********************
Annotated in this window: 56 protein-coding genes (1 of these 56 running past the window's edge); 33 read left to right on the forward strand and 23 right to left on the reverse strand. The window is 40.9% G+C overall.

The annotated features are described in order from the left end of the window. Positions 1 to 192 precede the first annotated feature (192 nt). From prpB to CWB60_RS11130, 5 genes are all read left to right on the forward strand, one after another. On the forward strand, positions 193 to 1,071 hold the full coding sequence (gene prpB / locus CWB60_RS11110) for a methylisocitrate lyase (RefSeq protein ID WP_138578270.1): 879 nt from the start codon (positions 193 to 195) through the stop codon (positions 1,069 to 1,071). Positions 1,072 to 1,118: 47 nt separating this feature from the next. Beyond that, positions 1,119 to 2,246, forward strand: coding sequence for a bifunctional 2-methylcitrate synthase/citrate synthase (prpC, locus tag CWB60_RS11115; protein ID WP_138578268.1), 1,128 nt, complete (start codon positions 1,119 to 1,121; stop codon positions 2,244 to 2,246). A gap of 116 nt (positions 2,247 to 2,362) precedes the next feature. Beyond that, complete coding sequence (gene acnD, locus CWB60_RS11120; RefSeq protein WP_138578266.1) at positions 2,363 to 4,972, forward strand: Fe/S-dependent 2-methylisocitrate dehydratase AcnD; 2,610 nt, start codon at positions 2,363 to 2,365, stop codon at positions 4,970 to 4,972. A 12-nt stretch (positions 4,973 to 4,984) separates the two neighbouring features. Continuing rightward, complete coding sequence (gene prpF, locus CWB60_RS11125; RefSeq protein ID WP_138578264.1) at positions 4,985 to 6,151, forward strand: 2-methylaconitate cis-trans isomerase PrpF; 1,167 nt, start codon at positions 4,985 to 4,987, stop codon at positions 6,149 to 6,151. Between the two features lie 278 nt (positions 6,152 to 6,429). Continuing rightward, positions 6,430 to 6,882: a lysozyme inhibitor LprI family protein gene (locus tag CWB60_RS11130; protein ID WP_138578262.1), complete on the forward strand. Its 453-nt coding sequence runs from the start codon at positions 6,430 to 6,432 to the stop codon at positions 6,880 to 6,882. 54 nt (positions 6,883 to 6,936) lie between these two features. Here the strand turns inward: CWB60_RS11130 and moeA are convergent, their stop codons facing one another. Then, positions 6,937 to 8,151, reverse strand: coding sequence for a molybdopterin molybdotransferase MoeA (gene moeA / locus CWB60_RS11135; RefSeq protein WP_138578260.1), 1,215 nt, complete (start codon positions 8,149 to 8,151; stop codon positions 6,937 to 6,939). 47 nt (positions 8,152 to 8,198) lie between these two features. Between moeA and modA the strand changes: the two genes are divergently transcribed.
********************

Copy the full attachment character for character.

Annotated in this window: 56 protein-coding genes (1 of these 56 running past the window's edge); 33 read left to right on the forward strand and 23 right to left on the reverse strand. The window is 40.9% G+C overall.

The annotated features are described in order from the left end of the window. Positions 1 to 192 precede the first annotated feature (192 nt). From prpB to CWB60_RS11130, 5 genes are all read left to right on the forward strand, one after another. On the forward strand, positions 193 to 1,071 hold the full coding sequence (gene prpB / locus CWB60_RS11110) for a methylisocitrate lyase (RefSeq protein ID WP_138578270.1): 879 nt from the start codon (positions 193 to 195) through the stop codon (positions 1,069 to 1,071). Positions 1,072 to 1,118: 47 nt separating this feature from the next. Beyond that, positions 1,119 to 2,246, forward strand: coding sequence for a bifunctional 2-methylcitrate synthase/citrate synthase (prpC, locus tag CWB60_RS11115; protein ID WP_138578268.1), 1,128 nt, complete (start codon positions 1,119 to 1,121; stop codon positions 2,244 to 2,246). A gap of 116 nt (positions 2,247 to 2,362) precedes the next feature. Beyond that, complete coding sequence (gene acnD, locus CWB60_RS11120; RefSeq protein WP_138578266.1) at positions 2,363 to 4,972, forward strand: Fe/S-dependent 2-methylisocitrate dehydratase AcnD; 2,610 nt, start codon at positions 2,363 to 2,365, stop codon at positions 4,970 to 4,972. A 12-nt stretch (positions 4,973 to 4,984) separates the two neighbouring features. Continuing rightward, complete coding sequence (gene prpF, locus CWB60_RS11125; RefSeq protein ID WP_138578264.1) at positions 4,985 to 6,151, forward strand: 2-methylaconitate cis-trans isomerase PrpF; 1,167 nt, start codon at positions 4,985 to 4,987, stop codon at positions 6,149 to 6,151. Between the two features lie 278 nt (positions 6,152 to 6,429). Continuing rightward, positions 6,430 to 6,882: a lysozyme inhibitor LprI family protein gene (locus tag CWB60_RS11130; protein ID WP_138578262.1), complete on the forward strand. Its 453-nt coding sequence runs from the start codon at positions 6,430 to 6,432 to the stop codon at positions 6,880 to 6,882. 54 nt (positions 6,883 to 6,936) lie between these two features. Here the strand turns inward: CWB60_RS11130 and moeA are convergent, their stop codons facing one another. Then, positions 6,937 to 8,151, reverse strand: coding sequence for a molybdopterin molybdotransferase MoeA (gene moeA / locus CWB60_RS11135; RefSeq protein WP_138578260.1), 1,215 nt, complete (start codon positions 8,149 to 8,151; stop codon positions 6,937 to 6,939). 47 nt (positions 8,152 to 8,198) lie between these two features. Between moeA and modA the strand changes: the two genes are divergently transcribed.